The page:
Fight the Cycle


Emma Pravecek

It’s hard to sift through every daily breaking story for what really matters.

Jackson Barton, Online Editor in Chief

As an amateur high school journalist, 2018 has been one of my biggest challenges so far. Over the past few months, the Free State community has erupted in activism spanning a range of local and national issues.

Since January, faculty have donated their personal leave days, while hundreds of students fed on pancakes, to support two teachers and their toddler, diagnosed with cancer.

An AP biology teacher drew international attention to the plight of legal immigrants caught in the crosshairs of new executive branch policies. Along with her neighbors and former Southwest Middle School colleagues she saved her friend and fellow science teacher from deportation and separation from his wife and children.

Frustrated with the lack of meaningful action from state and federal lawmakers to end gun violence in schools, hundreds of students participated in two walkouts, while a handful of others organized a march on Massachusetts Street, attended by over 1,700 people.

During the second walkout, a handful of students visited the state capitol to personally meet with democratic senator Marci Francisco to share their concerns about gun control reform.

The assistant choir director discovered their inner drag queen to compete for a $10,000 donation to the Lawrence Schools Foundation, ultimately placing third out of ten, but raising awareness for the charity nonetheless.

While I’m overjoyed to see students and faculty standing their ground, faced with issues the nation is still trying to comprehend, I feel guilty and take responsibility for the fact that the Free Press Online was not able to give them all equal coverage. Around this same time last year, my co-editor Sam Spencer and I scraped the barrel every weekend for relevant issues surrounding the school. Just a year later, our small staff’s plate is overloaded, which feels bittersweet.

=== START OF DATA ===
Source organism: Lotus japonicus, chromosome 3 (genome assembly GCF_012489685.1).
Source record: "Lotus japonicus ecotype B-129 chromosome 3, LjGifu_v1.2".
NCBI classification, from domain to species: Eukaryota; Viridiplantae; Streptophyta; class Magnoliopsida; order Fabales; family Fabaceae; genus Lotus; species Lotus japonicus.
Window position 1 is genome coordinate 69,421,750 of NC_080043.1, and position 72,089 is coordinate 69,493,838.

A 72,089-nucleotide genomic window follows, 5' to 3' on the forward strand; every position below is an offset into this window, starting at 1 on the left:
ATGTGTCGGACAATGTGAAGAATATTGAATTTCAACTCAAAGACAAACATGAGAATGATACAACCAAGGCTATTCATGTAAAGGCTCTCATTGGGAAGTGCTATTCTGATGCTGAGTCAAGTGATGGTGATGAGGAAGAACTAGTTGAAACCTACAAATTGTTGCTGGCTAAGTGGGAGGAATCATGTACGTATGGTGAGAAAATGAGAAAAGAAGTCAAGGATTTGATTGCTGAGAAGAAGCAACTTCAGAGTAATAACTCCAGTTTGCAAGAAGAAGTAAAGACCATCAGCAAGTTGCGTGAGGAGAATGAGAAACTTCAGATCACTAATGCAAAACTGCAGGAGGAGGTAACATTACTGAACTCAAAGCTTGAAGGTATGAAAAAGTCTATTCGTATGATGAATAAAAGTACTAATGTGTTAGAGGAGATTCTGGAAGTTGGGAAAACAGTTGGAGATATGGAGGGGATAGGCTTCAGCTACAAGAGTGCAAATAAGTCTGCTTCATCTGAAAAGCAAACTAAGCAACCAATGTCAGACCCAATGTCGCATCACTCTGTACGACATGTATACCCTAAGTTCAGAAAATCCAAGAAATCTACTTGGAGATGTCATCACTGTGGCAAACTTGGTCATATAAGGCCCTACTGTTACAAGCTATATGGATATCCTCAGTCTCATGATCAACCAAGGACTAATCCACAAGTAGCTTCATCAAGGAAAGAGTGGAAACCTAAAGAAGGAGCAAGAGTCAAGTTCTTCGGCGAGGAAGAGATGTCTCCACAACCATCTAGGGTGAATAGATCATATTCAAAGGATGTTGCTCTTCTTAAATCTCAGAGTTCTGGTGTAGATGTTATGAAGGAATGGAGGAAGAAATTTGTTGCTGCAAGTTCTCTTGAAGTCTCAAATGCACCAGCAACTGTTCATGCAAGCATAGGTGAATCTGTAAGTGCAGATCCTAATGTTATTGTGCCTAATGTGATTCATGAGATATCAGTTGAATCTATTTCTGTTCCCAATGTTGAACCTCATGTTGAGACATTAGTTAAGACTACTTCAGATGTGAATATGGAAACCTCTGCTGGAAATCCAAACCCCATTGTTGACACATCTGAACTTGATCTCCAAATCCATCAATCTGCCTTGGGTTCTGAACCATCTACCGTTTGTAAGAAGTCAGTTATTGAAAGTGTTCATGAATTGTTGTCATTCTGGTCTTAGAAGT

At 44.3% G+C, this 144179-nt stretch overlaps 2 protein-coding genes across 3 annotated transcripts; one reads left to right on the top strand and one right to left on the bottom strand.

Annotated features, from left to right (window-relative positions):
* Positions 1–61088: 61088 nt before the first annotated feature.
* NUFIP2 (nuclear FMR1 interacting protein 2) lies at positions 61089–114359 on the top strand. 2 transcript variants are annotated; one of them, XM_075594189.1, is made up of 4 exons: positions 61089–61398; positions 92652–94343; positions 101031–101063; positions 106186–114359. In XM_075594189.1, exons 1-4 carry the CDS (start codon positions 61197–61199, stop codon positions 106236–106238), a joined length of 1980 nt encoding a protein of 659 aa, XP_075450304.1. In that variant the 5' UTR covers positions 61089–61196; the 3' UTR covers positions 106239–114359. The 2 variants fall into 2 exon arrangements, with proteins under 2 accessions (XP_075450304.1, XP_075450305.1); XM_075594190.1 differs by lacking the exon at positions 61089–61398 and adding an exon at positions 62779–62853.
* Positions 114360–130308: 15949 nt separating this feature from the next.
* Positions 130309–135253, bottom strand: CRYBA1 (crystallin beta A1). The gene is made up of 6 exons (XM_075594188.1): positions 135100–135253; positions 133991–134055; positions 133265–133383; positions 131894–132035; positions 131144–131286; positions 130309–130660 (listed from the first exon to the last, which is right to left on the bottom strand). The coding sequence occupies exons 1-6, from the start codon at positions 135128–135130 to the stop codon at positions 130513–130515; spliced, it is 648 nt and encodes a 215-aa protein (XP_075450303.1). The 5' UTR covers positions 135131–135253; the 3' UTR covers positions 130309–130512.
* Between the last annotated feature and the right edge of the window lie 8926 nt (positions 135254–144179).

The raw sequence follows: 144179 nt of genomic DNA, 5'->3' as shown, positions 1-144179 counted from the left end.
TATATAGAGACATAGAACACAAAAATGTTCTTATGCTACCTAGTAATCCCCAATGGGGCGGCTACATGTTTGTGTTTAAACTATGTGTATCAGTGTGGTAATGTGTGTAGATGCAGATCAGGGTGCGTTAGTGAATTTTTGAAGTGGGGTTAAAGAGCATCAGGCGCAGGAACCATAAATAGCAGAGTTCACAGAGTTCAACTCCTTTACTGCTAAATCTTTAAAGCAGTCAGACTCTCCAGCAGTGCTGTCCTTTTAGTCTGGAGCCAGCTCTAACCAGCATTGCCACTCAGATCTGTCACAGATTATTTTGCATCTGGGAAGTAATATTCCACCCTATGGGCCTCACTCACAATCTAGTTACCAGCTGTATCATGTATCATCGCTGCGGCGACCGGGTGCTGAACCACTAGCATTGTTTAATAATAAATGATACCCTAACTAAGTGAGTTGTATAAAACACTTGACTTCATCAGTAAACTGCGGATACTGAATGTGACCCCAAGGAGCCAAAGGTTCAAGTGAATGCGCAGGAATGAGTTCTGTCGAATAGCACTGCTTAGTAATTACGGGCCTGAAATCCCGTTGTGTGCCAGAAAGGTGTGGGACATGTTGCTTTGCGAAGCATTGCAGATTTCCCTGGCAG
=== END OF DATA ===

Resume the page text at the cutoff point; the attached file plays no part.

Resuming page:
Our publication’s struggle to cover every new issue parallels the nation’s futile attempt to process the keep pace with the weekly news cycle. Today, keeping “up to date” is impossible. National crises are nearly always forgotten by the majority of people before they reach a satisfying resolution. The fire hose of new information we contend with daily wipes away the memory or emotion we had for an issue a week ago, regardless of that issues magnitude. While I was working with Syed Jamal’s neighbors, the most terrifying outcome, besides his deportation, was people forgetting about Syed and his family’s dire situation. Thankfully, Syed’s team of parents and neighbors were tireless in their efforts, continuing to sacrifice their personal lives to keep the issue fresh in the media, months after his initial imprisonment. Not everyone will be as lucky as Syed and his family; Too many slip between the cracks of our short attention spans.

I firmly believe that the weekly news cycle contributes to the country’s divisive political atmosphere. Knowing only the most immediate information on complicated issues such as gun laws, wage gaps or immigration is how we form our ignorant prejudices and fortify our uneducated arguments, widening the political divide and discouraging civil discourse. By occasionally taking a break from the torrent of new information, we can digest the complicated issues we’ve taken in the day before. The larger, more pressing issues will receive more attention, and fewer crises will be forgotten.

I used to listen to NPR every morning on my way to school. But because of this age of information overload, I’ve recently been opting for listening to music or a podcast instead. If you’re like me, and you try to keep “up to date,” I highly recommend you do the same. We all need a break to be able to process and comprehend the information we just learned, like how the weekend is a break from school. A more informed population on a few select issues is better than a crowd that only knows the surface level of every issue.